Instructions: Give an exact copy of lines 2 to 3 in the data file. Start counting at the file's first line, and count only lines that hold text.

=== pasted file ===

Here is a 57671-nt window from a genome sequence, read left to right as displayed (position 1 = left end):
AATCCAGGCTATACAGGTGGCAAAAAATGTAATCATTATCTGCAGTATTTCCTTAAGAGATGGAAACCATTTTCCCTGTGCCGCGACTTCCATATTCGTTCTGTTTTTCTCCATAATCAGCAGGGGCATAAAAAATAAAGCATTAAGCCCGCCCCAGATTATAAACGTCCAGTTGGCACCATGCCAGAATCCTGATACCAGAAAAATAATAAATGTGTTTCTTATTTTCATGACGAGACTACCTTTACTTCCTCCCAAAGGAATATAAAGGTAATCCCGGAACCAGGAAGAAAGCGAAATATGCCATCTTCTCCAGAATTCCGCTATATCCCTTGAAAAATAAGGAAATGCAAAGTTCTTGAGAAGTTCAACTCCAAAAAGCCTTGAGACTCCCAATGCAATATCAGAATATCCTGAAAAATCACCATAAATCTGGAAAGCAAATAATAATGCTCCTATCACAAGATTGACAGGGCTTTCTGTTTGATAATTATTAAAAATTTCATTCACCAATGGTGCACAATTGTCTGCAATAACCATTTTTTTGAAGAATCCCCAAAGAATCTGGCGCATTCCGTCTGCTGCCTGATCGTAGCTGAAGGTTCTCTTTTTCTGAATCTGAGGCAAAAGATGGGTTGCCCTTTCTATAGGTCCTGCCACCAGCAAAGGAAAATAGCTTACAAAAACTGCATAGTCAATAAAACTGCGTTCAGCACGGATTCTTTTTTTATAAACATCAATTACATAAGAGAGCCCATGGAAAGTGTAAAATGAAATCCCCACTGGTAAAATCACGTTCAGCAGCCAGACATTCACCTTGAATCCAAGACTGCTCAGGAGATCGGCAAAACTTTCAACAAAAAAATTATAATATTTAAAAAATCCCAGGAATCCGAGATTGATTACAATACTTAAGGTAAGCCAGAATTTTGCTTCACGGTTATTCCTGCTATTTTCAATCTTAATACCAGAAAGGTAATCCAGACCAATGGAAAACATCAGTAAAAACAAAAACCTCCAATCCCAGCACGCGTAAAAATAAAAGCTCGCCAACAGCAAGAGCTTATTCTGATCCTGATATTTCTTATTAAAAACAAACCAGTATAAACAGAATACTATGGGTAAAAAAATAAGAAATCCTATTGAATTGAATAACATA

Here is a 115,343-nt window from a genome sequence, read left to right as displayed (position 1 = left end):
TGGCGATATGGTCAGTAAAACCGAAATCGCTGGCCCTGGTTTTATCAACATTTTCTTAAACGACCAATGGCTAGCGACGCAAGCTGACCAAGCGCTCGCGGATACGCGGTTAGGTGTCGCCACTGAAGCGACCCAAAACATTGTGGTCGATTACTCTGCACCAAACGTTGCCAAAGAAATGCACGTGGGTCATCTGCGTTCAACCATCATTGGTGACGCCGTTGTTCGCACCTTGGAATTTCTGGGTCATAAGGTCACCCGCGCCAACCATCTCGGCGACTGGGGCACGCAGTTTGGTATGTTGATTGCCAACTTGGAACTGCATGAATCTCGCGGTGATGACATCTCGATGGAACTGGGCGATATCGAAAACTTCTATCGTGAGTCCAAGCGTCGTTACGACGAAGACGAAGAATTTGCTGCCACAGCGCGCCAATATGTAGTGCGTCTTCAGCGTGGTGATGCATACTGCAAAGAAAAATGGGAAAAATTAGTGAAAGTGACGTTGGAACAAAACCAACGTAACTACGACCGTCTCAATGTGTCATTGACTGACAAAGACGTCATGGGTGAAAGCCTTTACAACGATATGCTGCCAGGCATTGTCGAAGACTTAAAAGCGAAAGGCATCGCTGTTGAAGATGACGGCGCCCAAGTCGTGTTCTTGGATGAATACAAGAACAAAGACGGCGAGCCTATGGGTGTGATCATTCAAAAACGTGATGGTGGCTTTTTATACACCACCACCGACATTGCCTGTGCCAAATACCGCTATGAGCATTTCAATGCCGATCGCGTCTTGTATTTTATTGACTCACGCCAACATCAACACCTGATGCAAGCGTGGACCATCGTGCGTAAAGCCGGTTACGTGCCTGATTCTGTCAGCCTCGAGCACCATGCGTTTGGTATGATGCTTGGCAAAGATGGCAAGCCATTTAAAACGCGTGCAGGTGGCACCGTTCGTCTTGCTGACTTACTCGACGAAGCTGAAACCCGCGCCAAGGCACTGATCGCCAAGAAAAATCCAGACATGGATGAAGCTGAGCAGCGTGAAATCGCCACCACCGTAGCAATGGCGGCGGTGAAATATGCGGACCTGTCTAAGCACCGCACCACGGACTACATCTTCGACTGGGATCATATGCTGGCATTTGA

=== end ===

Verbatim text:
AATCCAGGCTATACAGGTGGCAAAAAATGTAATCATTATCTGCAGTATTTCCTTAAGAGATGGAAACCATTTTCCCTGTGCCGCGACTTCCATATTCGTTCTGTTTTTCTCCATAATCAGCAGGGGCATAAAAAATAAAGCATTAAGCCCGCCCCAGATTATAAACGTCCAGTTGGCACCATGCCAGAATCCTGATACCAGAAAAATAATAAATGTGTTTCTTATTTTCATGACGAGACTACCTTTACTTCCTCCCAAAGGAATATAAAGGTAATCCCGGAACCAGGAAGAAAGCGAAATATGCCATCTTCTCCAGAATTCCGCTATATCCCTTGAAAAATAAGGAAATGCAAAGTTCTTGAGAAGTTCAACTCCAAAAAGCCTTGAGACTCCCAATGCAATATCAGAATATCCTGAAAAATCACCATAAATCTGGAAAGCAAATAATAATGCTCCTATCACAAGATTGACAGGGCTTTCTGTTTGATAATTATTAAAAATTTCATTCACCAATGGTGCACAATTGTCTGCAATAACCATTTTTTTGAAGAATCCCCAAAGAATCTGGCGCATTCCGTCTGCTGCCTGATCGTAGCTGAAGGTTCTCTTTTTCTGAATCTGAGGCAAAAGATGGGTTGCCCTTTCTATAGGTCCTGCCACCAGCAAAGGAAAATAGCTTACAAAAACTGCATAGTCAATAAAACTGCGTTCAGCACGGATTCTTTTTTTATAAACATCAATTACATAAGAGAGCCCATGGAAAGTGTAAAATGAAATCCCCACTGGTAAAATCACGTTCAGCAGCCAGACATTCACCTTGAATCCAAGACTGCTCAGGAGATCGGCAAAACTTTCAACAAAAAAATTATAATATTTAAAAAATCCCAGGAATCCGAGATTGATTACAATACTTAAGGTAAGCCAGAATTTTGCTTCACGGTTATTCCTGCTATTTTCAATCTTAATACCAGAAAGGTAATCCAGACCAATGGAAAACATCAGTAAAAACAAAAACCTCCAATCCCAGCACGCGTAAAAATAAAAGCTCGCCAACAGCAAGAGCTTATTCTGATCCTGATATTTCTTATTAAAAACAAACCAGTATAAACAGAATACTATGGGTAAAAAAATAAGAAATCCTATTGAATTGAATAACATA

Here is a 115,343-nt window from a genome sequence, read left to right as displayed (position 1 = left end):